If you have decided to adopt a dog from a shelter or rescue group, you should know that you are doing a wonderful thing to help homeless pets everywhere! Once you have chosen the right dog for your household, you can begin to prepare yourself and your home for the arrival of your new canine companion.
Bringing home an adult dog or older puppy from a shelter or rescue differs in many ways from bringing home a very young puppy. Each has its pros and cons. It's only fair that you should know what to expect for the first few weeks after your newly adopted dog arrives in your home. After all, the more prepared you are, the more smoothly the transition will go.
How to Help Your New Dog Adjust
The following tips can help you create a safe, comfortable environment for your newly adopted dog.
- Make sure you have your new dog's personal area(s) set up and dog-proofed before she comes home. She should have access to her new bed, bowls and toys. If you plan to crate train, be sure the crate is ready as well. If your new dog has a special item (such as a toy, bed or blanket) from her foster home or the shelter, find out if you can take it home with her. This can help make her new home feel familiar.
- Have a collar and ID tag with your phone number made in advance, and bring it with you when you pick up your new dog. Worst case scenario, if she runs off or wanders away, she is unlikely to find her way back to your home. Remember, she is in an unfamiliar place and might be stressed or afraid. Be extra careful to keep her on a leash or in a securely fenced area when she is outdoors to prevent her from becoming lost.
- Find out what food your new dog eats and make sure you have enough of it for the first few weeks. If you plan on changing her diet, wait at least a week to start the new diet. Then, gradually transition her to the new food over the following ten or more days. Both stress and diet change can cause stomach upset and diarrhea, so keeps an eye out for these or any other signs of illness (many of which may also be brought on by stress).
- Try to spend the first few days bonding with your new dog, but give her some space as well. If she wants to spend time in her crate rather than with you, let her do so. However, you can encourage her to interact with you through the use of treats and a soft, calm voice. On the other hand, you still need to establish a routine and set down the "house rules." Begin feeding, walking and interacting with your dog on the same general schedule each day, If there are areas in or around your home that are off-limits to your dog, establish this up front, either by blocking access to the areas or by using the "leave it" command.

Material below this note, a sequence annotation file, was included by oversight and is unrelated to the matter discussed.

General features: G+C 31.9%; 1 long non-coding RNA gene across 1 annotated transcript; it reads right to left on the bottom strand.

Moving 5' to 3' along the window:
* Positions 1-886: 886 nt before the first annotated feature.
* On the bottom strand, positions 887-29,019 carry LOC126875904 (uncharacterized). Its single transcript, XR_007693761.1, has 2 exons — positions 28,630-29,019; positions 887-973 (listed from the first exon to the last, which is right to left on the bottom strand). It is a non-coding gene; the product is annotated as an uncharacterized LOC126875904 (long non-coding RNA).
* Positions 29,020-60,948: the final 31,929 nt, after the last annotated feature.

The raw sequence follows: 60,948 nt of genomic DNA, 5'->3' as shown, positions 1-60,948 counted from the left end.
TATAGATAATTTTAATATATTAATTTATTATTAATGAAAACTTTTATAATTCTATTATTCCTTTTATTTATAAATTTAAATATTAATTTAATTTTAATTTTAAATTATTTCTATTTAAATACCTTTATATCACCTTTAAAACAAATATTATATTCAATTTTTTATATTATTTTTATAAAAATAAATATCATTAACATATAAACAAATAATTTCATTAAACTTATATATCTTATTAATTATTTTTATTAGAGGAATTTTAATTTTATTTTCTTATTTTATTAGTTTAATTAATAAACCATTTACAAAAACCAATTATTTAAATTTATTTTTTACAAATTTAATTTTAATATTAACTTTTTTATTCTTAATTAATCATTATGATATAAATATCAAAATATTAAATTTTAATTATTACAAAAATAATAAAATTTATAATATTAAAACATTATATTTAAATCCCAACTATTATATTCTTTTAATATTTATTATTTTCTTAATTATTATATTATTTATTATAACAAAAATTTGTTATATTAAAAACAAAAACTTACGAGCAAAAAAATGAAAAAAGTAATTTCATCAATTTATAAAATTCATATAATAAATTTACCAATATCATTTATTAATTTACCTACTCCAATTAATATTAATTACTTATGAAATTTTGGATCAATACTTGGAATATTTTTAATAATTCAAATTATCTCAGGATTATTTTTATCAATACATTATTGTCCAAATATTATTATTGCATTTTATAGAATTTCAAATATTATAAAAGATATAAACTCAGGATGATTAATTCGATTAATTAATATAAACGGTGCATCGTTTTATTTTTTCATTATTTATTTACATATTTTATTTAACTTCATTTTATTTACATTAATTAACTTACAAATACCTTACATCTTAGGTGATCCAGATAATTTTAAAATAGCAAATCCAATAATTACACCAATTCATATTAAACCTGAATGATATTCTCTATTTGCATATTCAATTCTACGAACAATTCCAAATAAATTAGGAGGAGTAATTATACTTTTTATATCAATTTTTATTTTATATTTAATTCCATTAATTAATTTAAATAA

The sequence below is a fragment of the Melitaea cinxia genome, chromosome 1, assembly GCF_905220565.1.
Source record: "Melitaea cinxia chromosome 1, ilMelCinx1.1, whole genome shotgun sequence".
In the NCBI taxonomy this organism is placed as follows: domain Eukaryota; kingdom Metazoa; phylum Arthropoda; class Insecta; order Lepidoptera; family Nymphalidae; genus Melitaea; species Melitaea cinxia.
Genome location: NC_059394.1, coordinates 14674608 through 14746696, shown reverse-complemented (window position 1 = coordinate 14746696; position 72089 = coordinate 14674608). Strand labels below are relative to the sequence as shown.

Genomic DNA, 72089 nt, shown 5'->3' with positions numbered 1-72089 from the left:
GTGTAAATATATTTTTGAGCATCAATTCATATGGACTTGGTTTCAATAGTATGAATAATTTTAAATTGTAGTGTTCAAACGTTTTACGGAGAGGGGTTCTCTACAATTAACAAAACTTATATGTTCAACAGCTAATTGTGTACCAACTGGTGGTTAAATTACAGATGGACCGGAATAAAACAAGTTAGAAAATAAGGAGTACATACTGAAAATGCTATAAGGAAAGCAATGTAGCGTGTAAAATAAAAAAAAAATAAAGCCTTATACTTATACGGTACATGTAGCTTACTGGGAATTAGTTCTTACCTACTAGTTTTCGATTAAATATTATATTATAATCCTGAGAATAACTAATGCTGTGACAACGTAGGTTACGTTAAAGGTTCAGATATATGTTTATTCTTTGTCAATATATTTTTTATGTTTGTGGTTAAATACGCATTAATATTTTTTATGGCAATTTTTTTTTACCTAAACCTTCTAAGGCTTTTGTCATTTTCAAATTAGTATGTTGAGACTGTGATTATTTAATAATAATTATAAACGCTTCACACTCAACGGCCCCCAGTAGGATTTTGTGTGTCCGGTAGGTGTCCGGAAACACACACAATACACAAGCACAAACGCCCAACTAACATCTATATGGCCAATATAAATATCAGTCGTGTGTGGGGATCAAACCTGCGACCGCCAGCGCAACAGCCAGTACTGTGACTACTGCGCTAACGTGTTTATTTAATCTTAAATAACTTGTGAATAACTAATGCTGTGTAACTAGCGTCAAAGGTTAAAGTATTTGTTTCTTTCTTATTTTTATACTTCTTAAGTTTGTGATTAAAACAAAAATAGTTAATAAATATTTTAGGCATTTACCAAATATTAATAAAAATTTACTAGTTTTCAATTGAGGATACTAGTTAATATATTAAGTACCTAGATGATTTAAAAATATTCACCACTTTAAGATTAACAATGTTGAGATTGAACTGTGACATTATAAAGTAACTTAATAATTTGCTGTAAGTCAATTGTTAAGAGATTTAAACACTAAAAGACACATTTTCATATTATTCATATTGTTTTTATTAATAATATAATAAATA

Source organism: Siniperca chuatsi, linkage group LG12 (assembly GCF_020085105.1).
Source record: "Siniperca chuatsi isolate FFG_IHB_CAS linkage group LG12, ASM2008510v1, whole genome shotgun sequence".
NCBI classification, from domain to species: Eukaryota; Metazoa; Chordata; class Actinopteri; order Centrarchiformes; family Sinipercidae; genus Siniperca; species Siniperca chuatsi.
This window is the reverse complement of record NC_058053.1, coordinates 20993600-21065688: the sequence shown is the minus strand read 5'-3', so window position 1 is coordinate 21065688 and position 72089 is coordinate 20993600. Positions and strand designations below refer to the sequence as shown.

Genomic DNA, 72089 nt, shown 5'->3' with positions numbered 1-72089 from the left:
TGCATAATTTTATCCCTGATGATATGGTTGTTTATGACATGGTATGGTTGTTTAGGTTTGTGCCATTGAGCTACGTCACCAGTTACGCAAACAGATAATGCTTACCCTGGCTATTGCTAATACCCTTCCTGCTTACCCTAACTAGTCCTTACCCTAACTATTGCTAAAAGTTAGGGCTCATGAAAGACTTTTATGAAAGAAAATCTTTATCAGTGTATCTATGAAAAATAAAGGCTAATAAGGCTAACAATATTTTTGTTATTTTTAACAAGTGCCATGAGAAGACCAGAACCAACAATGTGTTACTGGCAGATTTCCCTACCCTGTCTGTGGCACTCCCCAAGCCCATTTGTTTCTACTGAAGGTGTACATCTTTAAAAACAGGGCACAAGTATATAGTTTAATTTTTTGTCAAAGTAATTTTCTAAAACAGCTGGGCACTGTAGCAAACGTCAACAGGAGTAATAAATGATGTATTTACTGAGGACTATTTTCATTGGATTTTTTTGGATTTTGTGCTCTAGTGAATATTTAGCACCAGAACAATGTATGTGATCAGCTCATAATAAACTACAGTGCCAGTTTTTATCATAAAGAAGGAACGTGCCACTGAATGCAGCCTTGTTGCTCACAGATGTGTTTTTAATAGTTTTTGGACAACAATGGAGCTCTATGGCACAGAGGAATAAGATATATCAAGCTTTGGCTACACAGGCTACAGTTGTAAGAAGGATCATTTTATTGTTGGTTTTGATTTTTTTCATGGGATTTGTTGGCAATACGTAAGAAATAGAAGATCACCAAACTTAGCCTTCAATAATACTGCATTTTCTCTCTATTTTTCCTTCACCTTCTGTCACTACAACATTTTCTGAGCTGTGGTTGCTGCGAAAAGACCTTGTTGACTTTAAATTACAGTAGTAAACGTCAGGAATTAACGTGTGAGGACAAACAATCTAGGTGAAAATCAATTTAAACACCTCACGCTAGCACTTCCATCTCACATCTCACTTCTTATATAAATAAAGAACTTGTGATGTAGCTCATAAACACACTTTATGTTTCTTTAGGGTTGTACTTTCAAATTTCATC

- Training should start from the moment your new dog comes home but start slowly. Housetraining is a priority. Many rescue/shelter dogs already have some housetraining, but expect a few accidents over the first few weeks. In other training, work on basic commands and loose-leash-walking at first, then move on to tricks and advanced training. Above all, remember to keep things positive!
- Take your new dog to the veterinarian within a few days to weeks after she comes home. It's a good idea to establish a relationship with your vet and open the lines of communication early on. This way, if your new dog becomes ill, your vet will have a better idea of her overall health before she became ill. The shelter or rescue group should have provided you with her vaccine and previous health records. Be sure to bring these records to your first vet visit.
- Be aware that your newly adopted dog may act differently in your home that she did at the shelter or foster home. A long talk with the shelter workers or foster owners can give you an idea of her personality and habits. However, once she comes home with you, there's no way to be sure how she will behave. Be prepared for it to take weeks or even months for your new dog to show her true self. Be patient and loving, but also be consistent. Make sure she gets plenty of exercises, mental stimulation, socialization, and attention. All of these things can lead to a long, healthy, and happy life together.
Congratulations on your new dog!